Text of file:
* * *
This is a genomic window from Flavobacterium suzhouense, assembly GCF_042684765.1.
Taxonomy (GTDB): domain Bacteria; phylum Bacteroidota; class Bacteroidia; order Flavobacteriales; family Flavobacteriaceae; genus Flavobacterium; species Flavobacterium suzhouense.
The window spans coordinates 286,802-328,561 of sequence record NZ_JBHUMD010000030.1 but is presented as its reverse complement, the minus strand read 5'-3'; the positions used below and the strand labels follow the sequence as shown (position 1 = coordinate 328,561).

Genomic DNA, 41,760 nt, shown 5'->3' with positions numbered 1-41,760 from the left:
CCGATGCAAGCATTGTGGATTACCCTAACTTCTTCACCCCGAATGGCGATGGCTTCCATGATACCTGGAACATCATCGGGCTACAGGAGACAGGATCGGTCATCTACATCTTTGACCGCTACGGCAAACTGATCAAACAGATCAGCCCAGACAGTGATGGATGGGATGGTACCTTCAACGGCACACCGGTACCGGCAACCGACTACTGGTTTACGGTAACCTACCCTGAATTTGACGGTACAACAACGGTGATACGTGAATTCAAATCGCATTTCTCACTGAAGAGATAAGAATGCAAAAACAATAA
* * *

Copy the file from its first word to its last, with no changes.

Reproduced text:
This is a genomic window from Flavobacterium suzhouense, assembly GCF_042684765.1.
Taxonomy (GTDB): domain Bacteria; phylum Bacteroidota; class Bacteroidia; order Flavobacteriales; family Flavobacteriaceae; genus Flavobacterium; species Flavobacterium suzhouense.
The window spans coordinates 286,802-328,561 of sequence record NZ_JBHUMD010000030.1 but is presented as its reverse complement, the minus strand read 5'-3'; the positions used below and the strand labels follow the sequence as shown (position 1 = coordinate 328,561).

Genomic DNA, 41,760 nt, shown 5'->3' with positions numbered 1-41,760 from the left:
CCGATGCAAGCATTGTGGATTACCCTAACTTCTTCACCCCGAATGGCGATGGCTTCCATGATACCTGGAACATCATCGGGCTACAGGAGACAGGATCGGTCATCTACATCTTTGACCGCTACGGCAAACTGATCAAACAGATCAGCCCAGACAGTGATGGATGGGATGGTACCTTCAACGGCACACCGGTACCGGCAACCGACTACTGGTTTACGGTAACCTACCCTGAATTTGACGGTACAACAACGGTGATACGTGAATTCAAATCGCATTTCTCACTGAAGAGATAAGAATGCAAAAACAATAA